The Justice Department on Friday for the first time disclosed the names of detainees at the military prison at Guantanamo Bay, Cuba, who have been approved for transfer but whose release has been delayed.

The 55 detainees were identified in court papers filed in U.S. District Court in Washington. The Justice Department said there was “no longer a need to withhold” the information from the public.

“Today’s release is a partial victory for transparency, and it should also be a spur to action. These men have now spent three years in prison since our military and intelligence agencies all agreed they should be released,” said Zachary Katznelson, senior staff attorney for the American Civil Liberties Union’s National Security Project.

In 2010, the Guantanamo Review Task Force approved 126 prisoners for transfer. Their release was based on the Obama administration’s ability to resettle them in their home countries or elsewhere. Separately, U.S. officials said a large number of detainees from Yemen could not be repatriated because of security concerns there.

The list released Friday includes only the names of detainees approved for transfer but not those recommended for indefinite detention, conditional detention or prosecution. The ACLU has sought those names in a Freedom of Information request. Katznelson said the group had received only a letter from the Department of Defense indicating that there were 1,225 open requests ahead of that one.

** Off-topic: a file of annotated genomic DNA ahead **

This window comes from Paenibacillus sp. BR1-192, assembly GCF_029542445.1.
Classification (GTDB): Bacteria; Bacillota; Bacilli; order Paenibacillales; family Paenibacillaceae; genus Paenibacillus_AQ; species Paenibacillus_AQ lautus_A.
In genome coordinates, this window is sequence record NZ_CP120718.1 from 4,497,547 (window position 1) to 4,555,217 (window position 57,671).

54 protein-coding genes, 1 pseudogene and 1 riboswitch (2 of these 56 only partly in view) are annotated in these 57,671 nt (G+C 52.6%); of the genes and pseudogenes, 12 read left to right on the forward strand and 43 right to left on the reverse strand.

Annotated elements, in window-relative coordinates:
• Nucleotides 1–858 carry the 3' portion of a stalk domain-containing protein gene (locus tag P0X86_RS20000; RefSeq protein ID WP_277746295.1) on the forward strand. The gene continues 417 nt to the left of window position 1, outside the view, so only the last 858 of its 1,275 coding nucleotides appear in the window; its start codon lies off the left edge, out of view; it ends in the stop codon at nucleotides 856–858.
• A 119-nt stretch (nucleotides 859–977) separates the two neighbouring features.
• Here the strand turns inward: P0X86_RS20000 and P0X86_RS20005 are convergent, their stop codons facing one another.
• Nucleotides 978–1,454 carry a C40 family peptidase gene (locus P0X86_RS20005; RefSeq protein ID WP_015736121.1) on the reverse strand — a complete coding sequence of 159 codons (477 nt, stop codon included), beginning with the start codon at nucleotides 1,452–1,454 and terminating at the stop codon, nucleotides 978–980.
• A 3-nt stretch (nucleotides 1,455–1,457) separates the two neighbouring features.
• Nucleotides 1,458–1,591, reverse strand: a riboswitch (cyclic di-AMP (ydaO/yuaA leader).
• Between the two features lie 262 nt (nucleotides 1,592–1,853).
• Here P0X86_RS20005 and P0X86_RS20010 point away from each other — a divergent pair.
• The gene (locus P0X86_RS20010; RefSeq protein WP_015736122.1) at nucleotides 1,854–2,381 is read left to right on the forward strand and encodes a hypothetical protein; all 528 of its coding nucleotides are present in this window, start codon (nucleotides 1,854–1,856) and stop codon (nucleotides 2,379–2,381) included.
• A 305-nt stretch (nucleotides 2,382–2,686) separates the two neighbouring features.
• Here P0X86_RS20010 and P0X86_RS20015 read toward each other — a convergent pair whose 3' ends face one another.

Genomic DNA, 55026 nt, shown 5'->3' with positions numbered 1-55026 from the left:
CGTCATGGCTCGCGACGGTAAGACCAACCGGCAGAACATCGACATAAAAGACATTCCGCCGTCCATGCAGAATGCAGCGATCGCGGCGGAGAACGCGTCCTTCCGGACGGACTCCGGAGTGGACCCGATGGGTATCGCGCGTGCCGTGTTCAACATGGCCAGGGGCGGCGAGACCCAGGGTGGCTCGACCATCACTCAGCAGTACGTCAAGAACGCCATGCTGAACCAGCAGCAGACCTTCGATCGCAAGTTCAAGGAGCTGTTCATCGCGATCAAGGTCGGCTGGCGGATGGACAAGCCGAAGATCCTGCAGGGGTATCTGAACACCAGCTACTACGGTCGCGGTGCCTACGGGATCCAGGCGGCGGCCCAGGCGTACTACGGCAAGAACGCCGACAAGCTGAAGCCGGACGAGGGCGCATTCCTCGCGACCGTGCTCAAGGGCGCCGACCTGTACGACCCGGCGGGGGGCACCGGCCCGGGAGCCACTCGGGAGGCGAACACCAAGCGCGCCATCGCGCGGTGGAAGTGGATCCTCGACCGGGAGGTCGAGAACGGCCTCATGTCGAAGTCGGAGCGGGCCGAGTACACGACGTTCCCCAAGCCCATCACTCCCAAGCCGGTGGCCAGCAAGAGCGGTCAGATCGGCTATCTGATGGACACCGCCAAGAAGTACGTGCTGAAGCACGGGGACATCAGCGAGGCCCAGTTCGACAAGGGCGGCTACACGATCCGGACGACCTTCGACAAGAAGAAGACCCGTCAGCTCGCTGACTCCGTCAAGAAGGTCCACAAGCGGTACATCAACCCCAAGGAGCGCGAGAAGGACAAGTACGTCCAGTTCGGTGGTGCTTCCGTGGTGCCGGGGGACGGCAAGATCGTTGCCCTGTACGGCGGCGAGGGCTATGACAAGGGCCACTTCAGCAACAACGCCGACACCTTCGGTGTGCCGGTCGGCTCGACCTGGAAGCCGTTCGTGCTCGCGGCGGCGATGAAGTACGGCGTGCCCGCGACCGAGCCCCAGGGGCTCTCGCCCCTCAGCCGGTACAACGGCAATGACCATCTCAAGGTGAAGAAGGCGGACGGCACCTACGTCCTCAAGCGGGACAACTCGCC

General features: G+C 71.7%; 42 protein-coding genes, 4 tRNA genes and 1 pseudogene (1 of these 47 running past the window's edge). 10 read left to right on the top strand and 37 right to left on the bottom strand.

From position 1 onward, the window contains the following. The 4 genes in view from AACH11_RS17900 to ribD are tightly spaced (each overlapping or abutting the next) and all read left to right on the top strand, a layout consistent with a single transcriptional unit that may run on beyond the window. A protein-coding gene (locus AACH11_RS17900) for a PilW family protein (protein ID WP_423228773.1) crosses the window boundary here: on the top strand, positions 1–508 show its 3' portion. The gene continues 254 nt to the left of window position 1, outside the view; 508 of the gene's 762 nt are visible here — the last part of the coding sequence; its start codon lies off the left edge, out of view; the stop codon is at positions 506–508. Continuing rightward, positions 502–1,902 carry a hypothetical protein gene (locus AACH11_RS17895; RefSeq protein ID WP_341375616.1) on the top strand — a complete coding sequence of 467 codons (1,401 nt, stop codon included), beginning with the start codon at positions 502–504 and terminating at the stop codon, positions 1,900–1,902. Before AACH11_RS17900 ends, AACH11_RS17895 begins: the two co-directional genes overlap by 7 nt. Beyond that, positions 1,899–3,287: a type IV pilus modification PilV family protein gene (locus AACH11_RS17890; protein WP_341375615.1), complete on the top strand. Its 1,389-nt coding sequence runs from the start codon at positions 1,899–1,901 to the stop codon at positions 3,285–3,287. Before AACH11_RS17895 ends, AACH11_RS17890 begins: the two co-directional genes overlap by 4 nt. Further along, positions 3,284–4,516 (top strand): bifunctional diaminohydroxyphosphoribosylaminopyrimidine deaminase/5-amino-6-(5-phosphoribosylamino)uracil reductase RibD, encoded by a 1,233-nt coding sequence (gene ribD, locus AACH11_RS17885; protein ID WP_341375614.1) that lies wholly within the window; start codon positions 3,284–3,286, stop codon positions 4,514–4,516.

Adnan Latif was found unconscious in his Guantanamo prison cell on Sept. 8. 2012 and later declared dead at a hospital on the U.S. base in Cuba. Latif, a 32-year-old from Yemen, had been held without charge since January 2002. (AP/Courtesy of Marc Falkoff)

The transferable detainees include 24 Yemenis, all three remaining Uighurs, and five remaining Tunisians.

Currently, 167 detainees are being held at Guantanamo Bay. Three have been transferred out of the prison this year. Adnan Latif, a Yemeni detainee who died in his cell earlier this month, did not appear on the government’s list, although he had been repeatedly approved for transfer.